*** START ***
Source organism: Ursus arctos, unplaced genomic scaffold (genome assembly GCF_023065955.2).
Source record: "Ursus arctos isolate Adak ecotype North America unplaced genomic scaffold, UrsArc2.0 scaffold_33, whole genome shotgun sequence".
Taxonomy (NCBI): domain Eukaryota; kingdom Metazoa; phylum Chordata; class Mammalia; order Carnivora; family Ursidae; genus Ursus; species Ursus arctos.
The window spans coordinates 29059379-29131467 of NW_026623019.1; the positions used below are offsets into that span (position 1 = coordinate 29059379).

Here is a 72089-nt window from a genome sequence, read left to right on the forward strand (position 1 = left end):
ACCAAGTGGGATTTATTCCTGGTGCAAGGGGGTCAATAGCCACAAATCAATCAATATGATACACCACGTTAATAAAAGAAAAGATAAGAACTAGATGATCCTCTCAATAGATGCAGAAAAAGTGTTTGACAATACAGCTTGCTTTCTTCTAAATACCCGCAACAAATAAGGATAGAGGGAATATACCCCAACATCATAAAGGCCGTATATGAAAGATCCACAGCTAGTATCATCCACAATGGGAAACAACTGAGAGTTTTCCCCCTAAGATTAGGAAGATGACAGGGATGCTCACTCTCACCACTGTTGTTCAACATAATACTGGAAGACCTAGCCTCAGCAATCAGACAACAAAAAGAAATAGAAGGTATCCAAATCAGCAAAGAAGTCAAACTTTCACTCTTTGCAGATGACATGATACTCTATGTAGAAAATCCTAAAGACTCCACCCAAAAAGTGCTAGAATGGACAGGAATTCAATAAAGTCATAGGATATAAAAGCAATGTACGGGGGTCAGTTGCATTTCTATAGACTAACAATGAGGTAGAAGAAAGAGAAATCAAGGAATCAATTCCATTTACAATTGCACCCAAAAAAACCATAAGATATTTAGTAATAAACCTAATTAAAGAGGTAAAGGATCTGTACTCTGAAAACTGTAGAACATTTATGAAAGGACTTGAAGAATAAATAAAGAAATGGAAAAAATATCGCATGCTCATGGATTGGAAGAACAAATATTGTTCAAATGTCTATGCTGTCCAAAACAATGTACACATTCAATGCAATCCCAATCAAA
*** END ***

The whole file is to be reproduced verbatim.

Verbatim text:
Source organism: Ursus arctos, unplaced genomic scaffold (genome assembly GCF_023065955.2).
Source record: "Ursus arctos isolate Adak ecotype North America unplaced genomic scaffold, UrsArc2.0 scaffold_33, whole genome shotgun sequence".
Taxonomy (NCBI): domain Eukaryota; kingdom Metazoa; phylum Chordata; class Mammalia; order Carnivora; family Ursidae; genus Ursus; species Ursus arctos.
The window spans coordinates 29059379-29131467 of NW_026623019.1; the positions used below are offsets into that span (position 1 = coordinate 29059379).

Here is a 72089-nt window from a genome sequence, read left to right on the forward strand (position 1 = left end):
ACCAAGTGGGATTTATTCCTGGTGCAAGGGGGTCAATAGCCACAAATCAATCAATATGATACACCACGTTAATAAAAGAAAAGATAAGAACTAGATGATCCTCTCAATAGATGCAGAAAAAGTGTTTGACAATACAGCTTGCTTTCTTCTAAATACCCGCAACAAATAAGGATAGAGGGAATATACCCCAACATCATAAAGGCCGTATATGAAAGATCCACAGCTAGTATCATCCACAATGGGAAACAACTGAGAGTTTTCCCCCTAAGATTAGGAAGATGACAGGGATGCTCACTCTCACCACTGTTGTTCAACATAATACTGGAAGACCTAGCCTCAGCAATCAGACAACAAAAAGAAATAGAAGGTATCCAAATCAGCAAAGAAGTCAAACTTTCACTCTTTGCAGATGACATGATACTCTATGTAGAAAATCCTAAAGACTCCACCCAAAAAGTGCTAGAATGGACAGGAATTCAATAAAGTCATAGGATATAAAAGCAATGTACGGGGGTCAGTTGCATTTCTATAGACTAACAATGAGGTAGAAGAAAGAGAAATCAAGGAATCAATTCCATTTACAATTGCACCCAAAAAAACCATAAGATATTTAGTAATAAACCTAATTAAAGAGGTAAAGGATCTGTACTCTGAAAACTGTAGAACATTTATGAAAGGACTTGAAGAATAAATAAAGAAATGGAAAAAATATCGCATGCTCATGGATTGGAAGAACAAATATTGTTCAAATGTCTATGCTGTCCAAAACAATGTACACATTCAATGCAATCCCAATCAAA